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I want to know that how to Generate a hash key of void data.

I am working a project of networking and dealing with packets. I have to generate the hash table. on which packet header to be hashed. But i don't know the structure Or class of packet header. So, any idea about this. i just thinking of converting it to void. and hash the void data to generate the hash key.

ANY OTHER IDEA. GOOD Logic will be welcomed.

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Basically this isn't going to work. Thinking about this from a Java perspective, hashCode must be consistant with equals. If you know nothing about the data, how can you ever know if two are equal - except by comparing every byte? And if you don't know if they are equal, how can you expect to find them in a hashtable? –  ControlAltDel Apr 17 '12 at 21:56
Thanks... OK that is absolutely right. But i am thinking in differently. Suppose there is a void type data. and we have to save this in a table. –  alee-sindhu Apr 17 '12 at 21:58
There is no difficulty in hashing and comparing blobs of data if (a) you know how long they are and (b) you are willing to accept length equality plus byte-wise equality as your definition of equality of the two blobs. The problem is fairly easy, but you haven't really said where you are stuck, so it is going to be hard for people to provide good answers. –  dmckee Apr 17 '12 at 22:02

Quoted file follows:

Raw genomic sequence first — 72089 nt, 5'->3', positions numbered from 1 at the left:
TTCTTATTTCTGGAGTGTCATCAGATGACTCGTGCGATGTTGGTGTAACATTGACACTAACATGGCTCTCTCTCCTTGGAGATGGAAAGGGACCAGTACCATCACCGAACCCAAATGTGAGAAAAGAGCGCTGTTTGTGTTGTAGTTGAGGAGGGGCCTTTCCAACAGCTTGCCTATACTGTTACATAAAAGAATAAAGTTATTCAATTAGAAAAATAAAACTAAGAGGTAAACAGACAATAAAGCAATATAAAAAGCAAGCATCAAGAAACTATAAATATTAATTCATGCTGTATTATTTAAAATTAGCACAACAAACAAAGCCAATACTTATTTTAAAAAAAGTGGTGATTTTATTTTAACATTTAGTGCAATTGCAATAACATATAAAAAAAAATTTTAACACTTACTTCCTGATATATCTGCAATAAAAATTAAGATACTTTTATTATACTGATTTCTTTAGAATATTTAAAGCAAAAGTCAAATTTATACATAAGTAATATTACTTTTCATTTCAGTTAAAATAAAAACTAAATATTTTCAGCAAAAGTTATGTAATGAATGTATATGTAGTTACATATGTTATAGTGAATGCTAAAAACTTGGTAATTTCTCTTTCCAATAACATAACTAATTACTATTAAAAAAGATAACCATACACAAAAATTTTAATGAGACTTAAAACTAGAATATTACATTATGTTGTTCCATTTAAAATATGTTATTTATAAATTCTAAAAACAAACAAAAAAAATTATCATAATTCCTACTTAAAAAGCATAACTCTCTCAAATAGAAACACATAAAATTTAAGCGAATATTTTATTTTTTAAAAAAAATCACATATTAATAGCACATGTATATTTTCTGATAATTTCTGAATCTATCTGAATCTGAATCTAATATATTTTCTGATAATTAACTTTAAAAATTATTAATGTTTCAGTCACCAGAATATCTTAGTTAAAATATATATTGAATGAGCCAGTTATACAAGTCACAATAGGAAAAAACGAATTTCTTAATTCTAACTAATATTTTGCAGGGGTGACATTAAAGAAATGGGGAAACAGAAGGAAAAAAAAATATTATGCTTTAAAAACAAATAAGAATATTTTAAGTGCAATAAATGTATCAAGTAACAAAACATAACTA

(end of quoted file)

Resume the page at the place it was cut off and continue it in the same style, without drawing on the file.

Additional comment: "how to Generate a hash key of void data" is badly phrased. There is no "void data", a void* is a pointer to data of unspecified type, but you can not instantiate a variable of type void. Instead you'll treat the thing on the other end of the point-to-void as an array of bytes (typically represented by char or unsigned char (or on machines where a byte is an octet int8_t or uint8_t)). –  dmckee Apr 17 '12 at 22:04
Do you at least know the size of the data? If not you can't properly work with it since you'll risk accessing invalid memory. –  ThiefMaster Apr 18 '12 at 7:18

2 Answers 2

Look at CityHash, which has a function that I think is suitable for your input:

// Hash function for a byte array.
uint64 CityHash64(const char *buf, size_t len);

As far as I can tell, char being used as the input type is just for convenience--it does not imply for example that the function will stop hashing if it finds a zero byte.

There's also a 128-bit version, and other things.

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You can use any hash function that accepts any type of pointer as long as it also takes in a length for the buffer. Just cast the pointer and use it. Most hash functions will use a char * input and a size_t length.

From your question though, you might not have the length of the header. It won't work if you don't have this length.

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Thanks... The length issue is nothing and i have. and afcouse there are many functions. But my i want to do this. :). One blooper, i am doing is char *a = &(char)(void)(ccHrd); This is i know wrong but. it tells the sense that what i am trying to do. –  alee-sindhu Apr 21 '12 at 15:13

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